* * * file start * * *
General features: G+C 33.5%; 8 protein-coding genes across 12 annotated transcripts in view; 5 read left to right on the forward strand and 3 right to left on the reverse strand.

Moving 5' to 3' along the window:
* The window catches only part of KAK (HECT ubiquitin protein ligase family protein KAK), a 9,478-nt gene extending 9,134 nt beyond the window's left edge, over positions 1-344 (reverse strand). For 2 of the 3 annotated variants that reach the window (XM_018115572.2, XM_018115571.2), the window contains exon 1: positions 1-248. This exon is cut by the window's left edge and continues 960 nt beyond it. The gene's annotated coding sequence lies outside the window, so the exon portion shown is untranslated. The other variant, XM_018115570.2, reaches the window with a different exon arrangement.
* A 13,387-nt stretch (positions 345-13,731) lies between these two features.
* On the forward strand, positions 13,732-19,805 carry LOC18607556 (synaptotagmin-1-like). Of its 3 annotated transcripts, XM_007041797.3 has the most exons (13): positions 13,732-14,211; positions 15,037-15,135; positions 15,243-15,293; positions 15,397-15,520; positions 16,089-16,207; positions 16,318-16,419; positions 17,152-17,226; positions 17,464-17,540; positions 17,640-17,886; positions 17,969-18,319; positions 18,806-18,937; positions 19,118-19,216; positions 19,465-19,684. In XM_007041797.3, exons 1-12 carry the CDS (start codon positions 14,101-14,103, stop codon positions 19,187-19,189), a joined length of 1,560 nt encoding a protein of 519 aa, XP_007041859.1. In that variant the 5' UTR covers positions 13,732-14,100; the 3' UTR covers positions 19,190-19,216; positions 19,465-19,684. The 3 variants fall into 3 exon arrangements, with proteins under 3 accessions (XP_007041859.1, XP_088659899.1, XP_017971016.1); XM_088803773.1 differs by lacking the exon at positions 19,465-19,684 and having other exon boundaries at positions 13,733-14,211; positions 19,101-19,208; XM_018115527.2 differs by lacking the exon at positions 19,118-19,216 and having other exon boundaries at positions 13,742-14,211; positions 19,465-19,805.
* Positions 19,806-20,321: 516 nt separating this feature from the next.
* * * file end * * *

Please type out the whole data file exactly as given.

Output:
General features: G+C 33.5%; 8 protein-coding genes across 12 annotated transcripts in view; 5 read left to right on the forward strand and 3 right to left on the reverse strand.

Moving 5' to 3' along the window:
* The window catches only part of KAK (HECT ubiquitin protein ligase family protein KAK), a 9,478-nt gene extending 9,134 nt beyond the window's left edge, over positions 1-344 (reverse strand). For 2 of the 3 annotated variants that reach the window (XM_018115572.2, XM_018115571.2), the window contains exon 1: positions 1-248. This exon is cut by the window's left edge and continues 960 nt beyond it. The gene's annotated coding sequence lies outside the window, so the exon portion shown is untranslated. The other variant, XM_018115570.2, reaches the window with a different exon arrangement.
* A 13,387-nt stretch (positions 345-13,731) lies between these two features.
* On the forward strand, positions 13,732-19,805 carry LOC18607556 (synaptotagmin-1-like). Of its 3 annotated transcripts, XM_007041797.3 has the most exons (13): positions 13,732-14,211; positions 15,037-15,135; positions 15,243-15,293; positions 15,397-15,520; positions 16,089-16,207; positions 16,318-16,419; positions 17,152-17,226; positions 17,464-17,540; positions 17,640-17,886; positions 17,969-18,319; positions 18,806-18,937; positions 19,118-19,216; positions 19,465-19,684. In XM_007041797.3, exons 1-12 carry the CDS (start codon positions 14,101-14,103, stop codon positions 19,187-19,189), a joined length of 1,560 nt encoding a protein of 519 aa, XP_007041859.1. In that variant the 5' UTR covers positions 13,732-14,100; the 3' UTR covers positions 19,190-19,216; positions 19,465-19,684. The 3 variants fall into 3 exon arrangements, with proteins under 3 accessions (XP_007041859.1, XP_088659899.1, XP_017971016.1); XM_088803773.1 differs by lacking the exon at positions 19,465-19,684 and having other exon boundaries at positions 13,733-14,211; positions 19,101-19,208; XM_018115527.2 differs by lacking the exon at positions 19,118-19,216 and having other exon boundaries at positions 13,742-14,211; positions 19,465-19,805.
* Positions 19,806-20,321: 516 nt separating this feature from the next.